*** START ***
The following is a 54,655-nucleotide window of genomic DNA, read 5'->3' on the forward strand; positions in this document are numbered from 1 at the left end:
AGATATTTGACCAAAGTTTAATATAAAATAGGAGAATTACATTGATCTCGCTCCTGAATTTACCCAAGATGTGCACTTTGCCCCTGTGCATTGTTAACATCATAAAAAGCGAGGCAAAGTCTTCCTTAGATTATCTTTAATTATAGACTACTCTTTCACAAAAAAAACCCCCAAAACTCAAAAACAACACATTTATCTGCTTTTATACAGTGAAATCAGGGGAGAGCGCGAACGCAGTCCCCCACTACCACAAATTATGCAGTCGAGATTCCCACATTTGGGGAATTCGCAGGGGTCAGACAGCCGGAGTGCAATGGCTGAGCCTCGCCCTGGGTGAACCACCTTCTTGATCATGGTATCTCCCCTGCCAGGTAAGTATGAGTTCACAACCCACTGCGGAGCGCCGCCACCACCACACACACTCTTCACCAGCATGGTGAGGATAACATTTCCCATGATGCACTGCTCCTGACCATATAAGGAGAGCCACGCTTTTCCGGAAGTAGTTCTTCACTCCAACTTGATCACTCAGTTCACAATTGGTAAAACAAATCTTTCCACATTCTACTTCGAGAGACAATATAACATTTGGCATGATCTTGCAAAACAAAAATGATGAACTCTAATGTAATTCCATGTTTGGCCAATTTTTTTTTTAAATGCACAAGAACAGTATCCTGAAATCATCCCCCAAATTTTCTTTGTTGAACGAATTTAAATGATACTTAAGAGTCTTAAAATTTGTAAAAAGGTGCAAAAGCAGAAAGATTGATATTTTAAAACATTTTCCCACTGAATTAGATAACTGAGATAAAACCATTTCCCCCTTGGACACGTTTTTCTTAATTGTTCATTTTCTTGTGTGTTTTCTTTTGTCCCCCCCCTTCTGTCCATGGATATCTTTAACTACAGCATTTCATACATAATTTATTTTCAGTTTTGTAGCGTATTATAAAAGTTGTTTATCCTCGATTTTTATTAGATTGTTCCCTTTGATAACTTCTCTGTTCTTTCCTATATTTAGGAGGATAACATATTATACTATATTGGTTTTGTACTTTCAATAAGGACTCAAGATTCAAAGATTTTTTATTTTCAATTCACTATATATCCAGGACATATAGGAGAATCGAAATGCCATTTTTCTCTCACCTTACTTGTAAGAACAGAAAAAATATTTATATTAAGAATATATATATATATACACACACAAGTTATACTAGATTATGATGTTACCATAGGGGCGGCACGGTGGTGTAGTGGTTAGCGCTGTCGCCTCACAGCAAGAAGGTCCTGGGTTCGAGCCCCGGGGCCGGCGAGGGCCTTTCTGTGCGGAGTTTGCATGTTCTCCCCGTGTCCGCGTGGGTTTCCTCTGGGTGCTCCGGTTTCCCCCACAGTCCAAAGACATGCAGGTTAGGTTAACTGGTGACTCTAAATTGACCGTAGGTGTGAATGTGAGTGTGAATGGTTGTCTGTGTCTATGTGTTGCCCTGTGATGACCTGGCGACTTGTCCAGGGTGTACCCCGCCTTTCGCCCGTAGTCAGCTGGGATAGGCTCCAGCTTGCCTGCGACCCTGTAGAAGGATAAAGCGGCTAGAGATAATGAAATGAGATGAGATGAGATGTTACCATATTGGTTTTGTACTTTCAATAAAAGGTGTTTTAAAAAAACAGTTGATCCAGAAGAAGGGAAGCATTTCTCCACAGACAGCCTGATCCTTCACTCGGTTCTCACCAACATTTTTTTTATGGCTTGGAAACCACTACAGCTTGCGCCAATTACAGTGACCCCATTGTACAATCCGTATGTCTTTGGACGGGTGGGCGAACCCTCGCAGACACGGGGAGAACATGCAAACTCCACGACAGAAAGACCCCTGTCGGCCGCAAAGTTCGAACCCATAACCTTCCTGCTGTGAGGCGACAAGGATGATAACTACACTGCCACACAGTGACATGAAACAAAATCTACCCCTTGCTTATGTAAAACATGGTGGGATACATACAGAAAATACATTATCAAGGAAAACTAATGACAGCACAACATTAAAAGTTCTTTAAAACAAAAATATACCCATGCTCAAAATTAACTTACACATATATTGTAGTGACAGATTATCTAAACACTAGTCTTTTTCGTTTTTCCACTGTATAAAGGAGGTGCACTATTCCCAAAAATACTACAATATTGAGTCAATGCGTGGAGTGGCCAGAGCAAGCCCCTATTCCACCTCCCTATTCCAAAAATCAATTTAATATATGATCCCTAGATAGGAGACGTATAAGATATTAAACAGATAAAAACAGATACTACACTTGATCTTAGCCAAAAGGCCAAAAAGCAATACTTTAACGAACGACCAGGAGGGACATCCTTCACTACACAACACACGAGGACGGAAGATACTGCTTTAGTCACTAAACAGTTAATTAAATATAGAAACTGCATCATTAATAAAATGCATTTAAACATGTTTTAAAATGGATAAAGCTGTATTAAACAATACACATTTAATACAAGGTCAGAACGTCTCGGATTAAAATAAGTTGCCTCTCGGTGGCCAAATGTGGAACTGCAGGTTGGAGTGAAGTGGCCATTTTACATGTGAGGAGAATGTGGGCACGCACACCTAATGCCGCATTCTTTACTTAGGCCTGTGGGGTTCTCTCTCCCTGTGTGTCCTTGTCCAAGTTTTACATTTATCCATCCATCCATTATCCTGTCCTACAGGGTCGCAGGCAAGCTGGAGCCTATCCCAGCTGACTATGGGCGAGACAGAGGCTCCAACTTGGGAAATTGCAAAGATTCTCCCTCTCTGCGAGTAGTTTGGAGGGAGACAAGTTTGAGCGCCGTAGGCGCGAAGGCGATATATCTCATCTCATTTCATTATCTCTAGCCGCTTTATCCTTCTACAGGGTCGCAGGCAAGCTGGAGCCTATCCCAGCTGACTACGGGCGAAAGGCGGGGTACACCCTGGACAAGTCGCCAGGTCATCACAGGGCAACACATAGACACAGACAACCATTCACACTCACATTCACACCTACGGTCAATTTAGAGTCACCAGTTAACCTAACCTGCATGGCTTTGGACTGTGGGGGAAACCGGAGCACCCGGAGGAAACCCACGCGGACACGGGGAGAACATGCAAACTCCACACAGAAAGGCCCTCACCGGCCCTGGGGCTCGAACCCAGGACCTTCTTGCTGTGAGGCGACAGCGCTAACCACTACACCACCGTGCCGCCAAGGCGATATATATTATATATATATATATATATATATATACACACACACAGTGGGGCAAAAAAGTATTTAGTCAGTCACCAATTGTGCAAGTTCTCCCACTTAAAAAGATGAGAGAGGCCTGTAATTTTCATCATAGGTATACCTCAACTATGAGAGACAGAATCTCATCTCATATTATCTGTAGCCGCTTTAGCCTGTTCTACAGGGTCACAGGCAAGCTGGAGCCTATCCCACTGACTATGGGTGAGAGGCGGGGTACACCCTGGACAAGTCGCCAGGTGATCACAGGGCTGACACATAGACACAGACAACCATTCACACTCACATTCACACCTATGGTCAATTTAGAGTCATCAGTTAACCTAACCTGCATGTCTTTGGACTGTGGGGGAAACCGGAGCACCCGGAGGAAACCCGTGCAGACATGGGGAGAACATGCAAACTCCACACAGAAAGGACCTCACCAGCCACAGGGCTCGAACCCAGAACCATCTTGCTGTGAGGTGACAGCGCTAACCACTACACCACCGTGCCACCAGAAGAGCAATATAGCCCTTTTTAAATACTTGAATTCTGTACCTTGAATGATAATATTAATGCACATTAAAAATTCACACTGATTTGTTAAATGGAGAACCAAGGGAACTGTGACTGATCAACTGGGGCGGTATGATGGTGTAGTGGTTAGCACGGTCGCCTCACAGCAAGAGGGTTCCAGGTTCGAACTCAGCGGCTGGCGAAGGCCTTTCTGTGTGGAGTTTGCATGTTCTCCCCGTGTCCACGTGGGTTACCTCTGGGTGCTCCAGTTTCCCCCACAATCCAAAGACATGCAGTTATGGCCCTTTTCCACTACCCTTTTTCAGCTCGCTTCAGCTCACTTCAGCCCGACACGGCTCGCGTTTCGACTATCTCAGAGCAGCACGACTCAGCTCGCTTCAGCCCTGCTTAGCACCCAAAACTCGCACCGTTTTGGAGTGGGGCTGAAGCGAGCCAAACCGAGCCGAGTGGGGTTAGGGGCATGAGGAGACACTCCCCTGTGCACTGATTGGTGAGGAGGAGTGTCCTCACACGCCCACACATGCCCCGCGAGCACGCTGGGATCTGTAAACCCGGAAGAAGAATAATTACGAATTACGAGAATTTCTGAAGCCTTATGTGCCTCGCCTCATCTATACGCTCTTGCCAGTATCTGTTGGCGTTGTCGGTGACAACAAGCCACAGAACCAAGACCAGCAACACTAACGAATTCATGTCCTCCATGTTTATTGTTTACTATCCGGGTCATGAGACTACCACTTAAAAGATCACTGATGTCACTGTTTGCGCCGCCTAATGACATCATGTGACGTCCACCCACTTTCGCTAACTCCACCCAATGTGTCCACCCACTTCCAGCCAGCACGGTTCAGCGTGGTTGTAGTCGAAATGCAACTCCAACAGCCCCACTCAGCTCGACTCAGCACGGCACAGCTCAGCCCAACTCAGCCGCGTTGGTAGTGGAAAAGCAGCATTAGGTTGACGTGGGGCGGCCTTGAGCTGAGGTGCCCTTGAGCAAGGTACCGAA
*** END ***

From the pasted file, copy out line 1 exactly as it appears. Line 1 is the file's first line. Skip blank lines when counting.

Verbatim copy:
The following is a 54,655-nucleotide window of genomic DNA, read 5'->3' on the forward strand; positions in this document are numbered from 1 at the left end: